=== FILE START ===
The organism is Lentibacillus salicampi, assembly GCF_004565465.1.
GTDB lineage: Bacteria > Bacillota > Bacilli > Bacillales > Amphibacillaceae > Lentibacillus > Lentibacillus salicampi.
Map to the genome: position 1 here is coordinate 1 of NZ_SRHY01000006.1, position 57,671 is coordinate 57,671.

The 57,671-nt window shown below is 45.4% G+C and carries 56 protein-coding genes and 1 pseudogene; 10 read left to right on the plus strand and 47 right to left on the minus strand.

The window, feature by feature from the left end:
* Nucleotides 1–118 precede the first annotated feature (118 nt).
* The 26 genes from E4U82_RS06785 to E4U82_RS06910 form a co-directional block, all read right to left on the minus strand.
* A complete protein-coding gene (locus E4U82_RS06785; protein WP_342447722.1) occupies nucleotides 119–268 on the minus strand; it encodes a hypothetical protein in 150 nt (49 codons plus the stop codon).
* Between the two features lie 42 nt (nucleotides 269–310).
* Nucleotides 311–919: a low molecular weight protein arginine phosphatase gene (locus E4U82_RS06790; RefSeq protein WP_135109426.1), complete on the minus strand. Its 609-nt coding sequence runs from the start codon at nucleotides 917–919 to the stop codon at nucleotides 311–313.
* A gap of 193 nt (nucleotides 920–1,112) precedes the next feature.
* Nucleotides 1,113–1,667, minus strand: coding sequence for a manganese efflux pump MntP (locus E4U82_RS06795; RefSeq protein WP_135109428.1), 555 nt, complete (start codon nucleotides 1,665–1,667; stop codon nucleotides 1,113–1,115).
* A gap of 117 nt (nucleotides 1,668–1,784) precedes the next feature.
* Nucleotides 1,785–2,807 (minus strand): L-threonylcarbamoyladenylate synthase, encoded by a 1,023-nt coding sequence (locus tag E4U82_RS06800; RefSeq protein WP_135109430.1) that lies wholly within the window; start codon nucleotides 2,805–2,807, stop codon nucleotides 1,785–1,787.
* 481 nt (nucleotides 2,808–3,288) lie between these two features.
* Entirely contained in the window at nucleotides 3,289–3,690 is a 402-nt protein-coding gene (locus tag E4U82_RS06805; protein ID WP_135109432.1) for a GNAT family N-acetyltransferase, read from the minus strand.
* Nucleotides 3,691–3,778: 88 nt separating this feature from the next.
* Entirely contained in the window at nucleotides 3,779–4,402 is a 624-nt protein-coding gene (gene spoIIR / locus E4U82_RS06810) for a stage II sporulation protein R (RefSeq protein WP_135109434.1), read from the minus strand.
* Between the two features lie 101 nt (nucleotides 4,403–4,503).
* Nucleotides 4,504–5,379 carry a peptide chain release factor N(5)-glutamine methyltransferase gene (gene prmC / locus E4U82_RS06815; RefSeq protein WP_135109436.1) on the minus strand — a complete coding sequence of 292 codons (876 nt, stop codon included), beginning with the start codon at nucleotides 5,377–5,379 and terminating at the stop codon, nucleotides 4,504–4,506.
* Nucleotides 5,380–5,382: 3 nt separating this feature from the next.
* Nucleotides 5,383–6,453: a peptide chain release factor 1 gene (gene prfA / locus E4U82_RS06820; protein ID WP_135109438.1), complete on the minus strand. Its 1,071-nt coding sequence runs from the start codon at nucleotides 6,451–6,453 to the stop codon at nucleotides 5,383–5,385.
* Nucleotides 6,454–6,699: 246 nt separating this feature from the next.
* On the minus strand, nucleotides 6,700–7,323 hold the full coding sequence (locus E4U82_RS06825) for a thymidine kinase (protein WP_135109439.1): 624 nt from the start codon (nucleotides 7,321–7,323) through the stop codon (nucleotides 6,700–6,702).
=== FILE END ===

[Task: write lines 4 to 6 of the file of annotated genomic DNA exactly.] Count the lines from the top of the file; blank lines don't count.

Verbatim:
The 57,671-nt window shown below is 45.4% G+C and carries 56 protein-coding genes and 1 pseudogene; 10 read left to right on the plus strand and 47 right to left on the minus strand.

The window, feature by feature from the left end:
* Nucleotides 1–118 precede the first annotated feature (118 nt).